COLUMBIA, SC (WMBF) – The South Carolina Department of Public Safety announced results from a recent USC survey, stating South Carolina motorists set a record-breaking 91.7 percent safety belt usage rate, making 2013 the second consecutive year that the rate of usage was above 90 percent.
The survey was based on traffic counts conducted in 16 counties, and focused on drivers and passengers who used shoulder-style safety belts in June 2013. South Carolina's 91.7 safety belt usage is well above the current national rate of 86 percent.
Last year the rate for SC was 90.5, the first time it rose above 90 percent. Officials at the SCDPS attribute the record usage rate to continuing enforcement and education efforts.
"This record-setting rate will result in more lives being saved on our highways," said Leroy Smither, Director of SCDPS. "The 91.7 percent usage rate shows just how much the hard work of the state's law enforcement community and public safety advocates have paid off."
The SCDPS says a major goal of its Target Zero initiative is raising the safety belt usage rate every year. "SCDPS is pleased with the results of this year's survey, but we recognize too many people still are not complying with the law," Smith said. "Crash statistics show that many of these people also are drunk drivers, speeders – or reckless in other ways. We also know wearing a safety belt is the best defense against reckless drivers."
The SCDPS' Office of Highway Safety and Justice Programs commissioned the observational survey by USC's Department of Statistics, and found the following:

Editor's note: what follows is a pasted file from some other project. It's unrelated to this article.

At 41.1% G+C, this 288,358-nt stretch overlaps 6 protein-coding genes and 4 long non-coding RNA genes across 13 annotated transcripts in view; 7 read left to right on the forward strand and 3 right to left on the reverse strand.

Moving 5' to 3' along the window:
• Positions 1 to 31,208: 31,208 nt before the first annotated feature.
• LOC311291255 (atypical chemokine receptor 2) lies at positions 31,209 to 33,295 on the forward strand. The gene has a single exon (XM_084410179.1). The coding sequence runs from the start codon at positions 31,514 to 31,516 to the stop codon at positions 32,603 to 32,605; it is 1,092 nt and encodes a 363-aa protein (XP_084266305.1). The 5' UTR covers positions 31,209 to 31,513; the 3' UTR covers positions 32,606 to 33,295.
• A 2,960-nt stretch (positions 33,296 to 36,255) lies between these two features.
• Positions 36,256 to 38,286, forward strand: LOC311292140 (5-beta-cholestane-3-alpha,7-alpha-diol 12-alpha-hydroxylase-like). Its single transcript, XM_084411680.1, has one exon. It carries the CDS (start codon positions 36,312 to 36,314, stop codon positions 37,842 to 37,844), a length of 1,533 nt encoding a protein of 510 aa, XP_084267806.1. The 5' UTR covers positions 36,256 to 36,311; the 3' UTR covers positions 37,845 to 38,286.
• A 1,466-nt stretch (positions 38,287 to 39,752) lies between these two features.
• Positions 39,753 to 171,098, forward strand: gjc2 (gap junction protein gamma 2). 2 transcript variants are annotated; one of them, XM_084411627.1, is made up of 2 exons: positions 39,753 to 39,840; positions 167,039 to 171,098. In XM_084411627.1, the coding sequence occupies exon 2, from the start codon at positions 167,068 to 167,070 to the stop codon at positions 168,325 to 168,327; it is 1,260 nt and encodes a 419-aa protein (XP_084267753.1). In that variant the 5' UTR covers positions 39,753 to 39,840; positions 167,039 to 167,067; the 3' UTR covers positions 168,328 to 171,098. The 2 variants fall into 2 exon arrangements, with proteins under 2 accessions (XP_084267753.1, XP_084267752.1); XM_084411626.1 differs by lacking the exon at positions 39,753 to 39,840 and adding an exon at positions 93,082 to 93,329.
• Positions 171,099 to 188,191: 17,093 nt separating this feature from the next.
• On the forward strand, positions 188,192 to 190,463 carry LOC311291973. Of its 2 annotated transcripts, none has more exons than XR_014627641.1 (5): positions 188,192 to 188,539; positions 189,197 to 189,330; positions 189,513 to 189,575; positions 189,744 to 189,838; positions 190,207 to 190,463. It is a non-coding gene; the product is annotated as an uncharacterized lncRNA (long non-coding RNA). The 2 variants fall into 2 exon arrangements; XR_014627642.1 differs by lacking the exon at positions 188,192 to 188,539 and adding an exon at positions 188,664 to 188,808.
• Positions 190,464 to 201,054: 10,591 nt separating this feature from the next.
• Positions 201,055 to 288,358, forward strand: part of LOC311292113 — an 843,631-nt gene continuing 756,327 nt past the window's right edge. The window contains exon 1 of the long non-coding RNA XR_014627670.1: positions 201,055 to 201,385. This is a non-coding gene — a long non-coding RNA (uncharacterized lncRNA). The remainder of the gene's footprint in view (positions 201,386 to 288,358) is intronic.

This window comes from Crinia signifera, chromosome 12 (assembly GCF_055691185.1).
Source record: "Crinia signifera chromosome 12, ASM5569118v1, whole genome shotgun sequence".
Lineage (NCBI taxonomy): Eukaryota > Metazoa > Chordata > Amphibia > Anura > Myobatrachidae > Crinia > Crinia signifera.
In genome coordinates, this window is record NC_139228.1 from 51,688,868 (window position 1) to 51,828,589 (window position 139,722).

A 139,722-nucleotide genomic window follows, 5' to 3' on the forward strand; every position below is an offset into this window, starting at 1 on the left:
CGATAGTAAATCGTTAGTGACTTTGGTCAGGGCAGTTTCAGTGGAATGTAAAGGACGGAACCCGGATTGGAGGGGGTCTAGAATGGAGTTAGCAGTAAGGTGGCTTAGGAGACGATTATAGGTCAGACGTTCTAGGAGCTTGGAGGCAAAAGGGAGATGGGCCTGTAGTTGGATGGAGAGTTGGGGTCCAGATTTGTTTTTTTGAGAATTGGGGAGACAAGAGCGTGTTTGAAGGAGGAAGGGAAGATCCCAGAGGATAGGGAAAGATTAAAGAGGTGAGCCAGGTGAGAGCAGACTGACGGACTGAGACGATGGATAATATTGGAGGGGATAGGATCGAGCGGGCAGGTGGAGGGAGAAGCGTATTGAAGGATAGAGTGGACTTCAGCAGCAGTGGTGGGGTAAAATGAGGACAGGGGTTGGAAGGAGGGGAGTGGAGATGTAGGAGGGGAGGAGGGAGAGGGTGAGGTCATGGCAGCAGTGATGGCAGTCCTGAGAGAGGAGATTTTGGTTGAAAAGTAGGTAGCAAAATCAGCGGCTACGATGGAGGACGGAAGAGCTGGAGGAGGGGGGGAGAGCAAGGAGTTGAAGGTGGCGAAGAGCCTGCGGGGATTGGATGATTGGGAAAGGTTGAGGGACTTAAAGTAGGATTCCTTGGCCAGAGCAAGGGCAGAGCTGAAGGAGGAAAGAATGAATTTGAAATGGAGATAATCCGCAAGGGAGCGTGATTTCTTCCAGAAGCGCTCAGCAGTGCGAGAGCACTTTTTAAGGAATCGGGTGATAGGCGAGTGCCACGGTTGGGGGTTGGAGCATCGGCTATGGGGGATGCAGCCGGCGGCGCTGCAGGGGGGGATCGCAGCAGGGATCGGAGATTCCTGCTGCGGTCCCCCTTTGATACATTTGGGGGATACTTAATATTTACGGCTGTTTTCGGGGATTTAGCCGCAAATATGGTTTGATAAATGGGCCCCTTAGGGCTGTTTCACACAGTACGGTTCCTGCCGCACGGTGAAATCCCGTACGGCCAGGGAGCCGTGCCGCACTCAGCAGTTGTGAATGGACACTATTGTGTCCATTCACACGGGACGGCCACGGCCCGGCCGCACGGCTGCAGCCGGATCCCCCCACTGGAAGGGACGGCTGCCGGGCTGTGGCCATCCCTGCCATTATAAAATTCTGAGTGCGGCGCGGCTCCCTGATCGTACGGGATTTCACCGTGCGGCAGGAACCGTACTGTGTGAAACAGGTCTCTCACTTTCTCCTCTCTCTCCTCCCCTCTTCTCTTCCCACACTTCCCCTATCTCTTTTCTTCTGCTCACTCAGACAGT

- Women continue to be more likely than men to use safety belts, 93.9 percent compared to 89.8 percent. (However, the men's usage rate saw an increase over last year's 87.6 percent usage rate.)
- Rural occupants are less likely to use safety belts than urban occupants, 91 percent compared to 94.2 percent.
- White occupants had a higher rate of use than other motorists, 93.1 percent compared to 87.5 percent.
- Car occupants were more likely to wear safety belts than truck occupants, 92.3 percent compared to 90 percent. (However, the percentage of safety belt usage among truck occupants increased over last year's 86 percent.)
The National Highway Traffic Safety Administration says the single most effective way to protect people and reduce fatalities in motor vehicle crashes, is regular safety belt use. When seat belts are worn correctly, they have been proven to reduce the risk of fatal injury to front-seat passenger car occupants by 45 percent, and by 60 percent in pickup trucks, SUVs and minivans.
In a motor vehicle crash, an unbelted occupant actually suffers three crashes:
- Vehicle collision: Vehicle slams into another vehicle or fixed object (guard rail, tree, etc.)
- Human collision: Body slams into other occupants and/or interior of vehicle, or is thrown out of the vehicle through one of the windows
- Internal collision: Internal body parts slam against each other and/or the body's skeletal structure causing internal bleeding